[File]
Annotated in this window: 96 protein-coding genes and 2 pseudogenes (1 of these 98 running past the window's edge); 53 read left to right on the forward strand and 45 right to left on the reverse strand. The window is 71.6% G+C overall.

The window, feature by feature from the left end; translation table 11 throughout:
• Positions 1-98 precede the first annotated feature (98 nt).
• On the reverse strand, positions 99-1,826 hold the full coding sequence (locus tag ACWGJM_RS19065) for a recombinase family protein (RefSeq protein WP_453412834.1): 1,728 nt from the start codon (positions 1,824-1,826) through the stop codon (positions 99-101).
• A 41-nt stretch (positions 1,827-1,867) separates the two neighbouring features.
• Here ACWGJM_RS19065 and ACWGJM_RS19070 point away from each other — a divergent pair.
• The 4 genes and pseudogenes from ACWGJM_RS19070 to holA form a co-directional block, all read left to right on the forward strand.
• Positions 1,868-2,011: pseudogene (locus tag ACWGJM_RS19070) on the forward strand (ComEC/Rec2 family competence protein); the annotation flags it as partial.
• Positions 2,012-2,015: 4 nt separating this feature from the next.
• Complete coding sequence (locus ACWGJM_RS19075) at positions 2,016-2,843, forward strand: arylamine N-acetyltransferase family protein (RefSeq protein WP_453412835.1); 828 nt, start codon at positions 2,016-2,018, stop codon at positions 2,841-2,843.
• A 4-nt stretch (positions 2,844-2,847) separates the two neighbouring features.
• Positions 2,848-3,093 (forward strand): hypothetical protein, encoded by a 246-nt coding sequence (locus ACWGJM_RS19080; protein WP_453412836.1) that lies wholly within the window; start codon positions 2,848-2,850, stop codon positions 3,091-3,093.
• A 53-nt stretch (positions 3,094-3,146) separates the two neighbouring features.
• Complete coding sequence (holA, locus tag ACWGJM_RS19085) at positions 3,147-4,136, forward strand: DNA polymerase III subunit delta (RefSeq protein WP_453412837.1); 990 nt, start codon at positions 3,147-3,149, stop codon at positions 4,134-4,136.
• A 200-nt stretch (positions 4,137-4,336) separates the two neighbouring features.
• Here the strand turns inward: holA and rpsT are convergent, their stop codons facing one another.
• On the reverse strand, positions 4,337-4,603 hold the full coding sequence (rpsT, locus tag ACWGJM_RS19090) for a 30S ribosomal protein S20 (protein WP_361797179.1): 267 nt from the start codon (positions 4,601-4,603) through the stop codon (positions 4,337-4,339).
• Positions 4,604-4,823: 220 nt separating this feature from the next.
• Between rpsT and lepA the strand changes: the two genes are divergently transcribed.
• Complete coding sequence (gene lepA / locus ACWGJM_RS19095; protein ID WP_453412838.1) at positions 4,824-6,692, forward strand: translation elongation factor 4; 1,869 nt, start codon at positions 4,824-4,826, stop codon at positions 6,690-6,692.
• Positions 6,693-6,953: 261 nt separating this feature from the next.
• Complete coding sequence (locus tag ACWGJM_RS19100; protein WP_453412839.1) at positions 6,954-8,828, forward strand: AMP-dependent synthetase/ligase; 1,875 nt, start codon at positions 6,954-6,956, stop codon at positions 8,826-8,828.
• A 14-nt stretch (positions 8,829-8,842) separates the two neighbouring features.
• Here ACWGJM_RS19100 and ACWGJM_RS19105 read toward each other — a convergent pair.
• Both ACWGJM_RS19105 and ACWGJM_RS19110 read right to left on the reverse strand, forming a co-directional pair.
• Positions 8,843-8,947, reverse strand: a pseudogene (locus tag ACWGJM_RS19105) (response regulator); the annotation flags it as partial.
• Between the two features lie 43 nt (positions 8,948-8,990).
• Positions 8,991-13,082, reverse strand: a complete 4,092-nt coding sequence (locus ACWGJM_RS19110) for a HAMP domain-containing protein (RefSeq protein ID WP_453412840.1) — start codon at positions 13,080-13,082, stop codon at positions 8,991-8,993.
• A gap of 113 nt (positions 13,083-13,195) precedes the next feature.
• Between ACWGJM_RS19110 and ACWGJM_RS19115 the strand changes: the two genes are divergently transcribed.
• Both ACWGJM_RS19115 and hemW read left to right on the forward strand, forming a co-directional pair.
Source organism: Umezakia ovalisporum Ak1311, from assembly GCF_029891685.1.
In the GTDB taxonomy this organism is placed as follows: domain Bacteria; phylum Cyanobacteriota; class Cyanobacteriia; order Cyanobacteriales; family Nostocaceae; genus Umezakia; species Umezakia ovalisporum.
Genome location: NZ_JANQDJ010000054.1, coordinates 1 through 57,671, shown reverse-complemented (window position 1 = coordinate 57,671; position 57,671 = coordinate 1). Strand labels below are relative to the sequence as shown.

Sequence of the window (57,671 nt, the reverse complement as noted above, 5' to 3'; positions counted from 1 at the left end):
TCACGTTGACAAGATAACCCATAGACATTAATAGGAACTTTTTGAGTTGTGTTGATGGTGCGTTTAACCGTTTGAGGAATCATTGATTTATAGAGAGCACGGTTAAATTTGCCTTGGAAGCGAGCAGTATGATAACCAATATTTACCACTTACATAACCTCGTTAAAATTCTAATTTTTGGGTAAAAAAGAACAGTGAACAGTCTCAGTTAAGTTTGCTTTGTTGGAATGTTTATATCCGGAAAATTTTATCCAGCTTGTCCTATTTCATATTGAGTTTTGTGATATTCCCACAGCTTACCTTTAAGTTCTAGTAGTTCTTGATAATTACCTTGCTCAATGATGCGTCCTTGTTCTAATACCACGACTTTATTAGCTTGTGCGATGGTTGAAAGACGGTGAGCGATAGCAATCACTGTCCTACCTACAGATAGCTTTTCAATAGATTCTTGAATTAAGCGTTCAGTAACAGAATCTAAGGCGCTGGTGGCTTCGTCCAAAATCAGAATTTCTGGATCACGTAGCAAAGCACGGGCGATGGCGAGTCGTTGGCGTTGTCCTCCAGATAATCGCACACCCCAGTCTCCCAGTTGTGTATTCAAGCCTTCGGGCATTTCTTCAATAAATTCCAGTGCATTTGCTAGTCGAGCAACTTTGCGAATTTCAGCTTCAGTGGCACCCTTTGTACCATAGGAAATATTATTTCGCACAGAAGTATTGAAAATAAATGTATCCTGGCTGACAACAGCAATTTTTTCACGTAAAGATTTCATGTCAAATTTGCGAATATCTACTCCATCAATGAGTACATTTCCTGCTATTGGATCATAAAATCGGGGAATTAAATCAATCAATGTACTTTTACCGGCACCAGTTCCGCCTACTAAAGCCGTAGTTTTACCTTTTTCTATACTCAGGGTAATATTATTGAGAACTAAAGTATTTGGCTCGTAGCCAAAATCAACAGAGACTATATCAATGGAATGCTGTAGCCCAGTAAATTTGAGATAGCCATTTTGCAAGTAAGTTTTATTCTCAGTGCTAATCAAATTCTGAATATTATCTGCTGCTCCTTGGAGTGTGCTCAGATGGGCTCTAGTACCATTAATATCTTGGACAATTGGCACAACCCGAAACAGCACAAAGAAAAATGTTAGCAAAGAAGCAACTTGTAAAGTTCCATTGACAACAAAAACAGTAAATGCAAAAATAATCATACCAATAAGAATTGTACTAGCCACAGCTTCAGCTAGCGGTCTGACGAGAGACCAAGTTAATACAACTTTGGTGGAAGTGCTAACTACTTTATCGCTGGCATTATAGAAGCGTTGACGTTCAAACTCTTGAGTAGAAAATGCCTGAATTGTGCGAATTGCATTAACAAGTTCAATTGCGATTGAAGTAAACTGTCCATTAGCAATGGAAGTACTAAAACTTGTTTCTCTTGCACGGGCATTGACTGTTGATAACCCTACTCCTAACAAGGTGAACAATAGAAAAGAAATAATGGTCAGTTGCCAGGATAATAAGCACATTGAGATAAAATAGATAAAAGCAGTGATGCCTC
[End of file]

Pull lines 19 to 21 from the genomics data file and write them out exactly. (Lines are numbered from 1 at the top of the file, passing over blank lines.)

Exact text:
• Between rpsT and lepA the strand changes: the two genes are divergently transcribed.
• Complete coding sequence (gene lepA / locus ACWGJM_RS19095; protein ID WP_453412838.1) at positions 4,824-6,692, forward strand: translation elongation factor 4; 1,869 nt, start codon at positions 4,824-4,826, stop codon at positions 6,690-6,692.
• Positions 6,693-6,953: 261 nt separating this feature from the next.